Sudan Ready to Declare Cease-Fire

Sudan is on the verge of yet another cease-fire.

Sudan’s President Omar al-Bashir said Friday his government is ready to implement a cease-fire with rebel forces at the start of peace talks over the conflict in Darfur, scheduled for next month in Libya. It was the first time al-Bashir — in Italy to meet with the Pope and Italy’s leaders — had called for a cease-fire since the announcement last week that U.N.-backed peace talks will take place in Tripoli, Libya, beginning Oct. 27. A top rebel leader has demanded that hostilities end before negotiations can begin. “We have announced we are willing (to put in place) a cease-fire with the start of the negotiations to create a positive climate,” al-Bashir said at a news conference following talks with Italian Premier Romano Prodi. “We hope that the negotiations in Tripoli will be the last ones and that they will bring a final peace,” al-Bashir said.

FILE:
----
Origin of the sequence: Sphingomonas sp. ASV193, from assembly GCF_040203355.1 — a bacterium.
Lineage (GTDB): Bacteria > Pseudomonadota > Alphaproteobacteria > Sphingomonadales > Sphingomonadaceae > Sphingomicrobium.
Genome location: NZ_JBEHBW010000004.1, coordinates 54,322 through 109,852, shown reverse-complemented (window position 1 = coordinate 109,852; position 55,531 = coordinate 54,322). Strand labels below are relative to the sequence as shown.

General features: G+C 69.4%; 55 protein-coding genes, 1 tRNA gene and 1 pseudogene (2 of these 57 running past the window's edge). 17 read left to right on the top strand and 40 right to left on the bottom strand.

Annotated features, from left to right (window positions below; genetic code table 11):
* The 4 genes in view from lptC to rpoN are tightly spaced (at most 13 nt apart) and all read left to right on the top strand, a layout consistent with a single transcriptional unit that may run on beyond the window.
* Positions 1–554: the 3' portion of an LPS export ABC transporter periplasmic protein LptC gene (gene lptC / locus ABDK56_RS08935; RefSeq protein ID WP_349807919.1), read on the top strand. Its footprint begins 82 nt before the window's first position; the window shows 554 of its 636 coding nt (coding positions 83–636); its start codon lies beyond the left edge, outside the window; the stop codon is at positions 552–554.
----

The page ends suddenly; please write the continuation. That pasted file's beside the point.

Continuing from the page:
Khartoum has regularly agreed to cease-fires but all have been quickly breached by the parties involved in the conflict.

More than 200,000 people have died and 2.5 million have been uprooted since ethnic African rebels in Darfur took up arms against the Arab-dominated Sudanese government in 2003. Sudan’s government is accused of retaliating by unleashing a militia of Arab nomads known as the janjaweed, a charge Khartoum denies.

We’ve been down this road too many times to get our hopes up too high.

FILED UNDER: Africa, United Nations
James Joyner
About James Joyner
James Joyner is Professor and Department Head of Security Studies at Marine Corps University's Command and Staff College and a nonresident senior fellow at the Scowcroft Center for Strategy and Security at the Atlantic Council. He's a former Army officer and Desert Storm vet. Views expressed here are his own. Follow James on Twitter @DrJJoyner.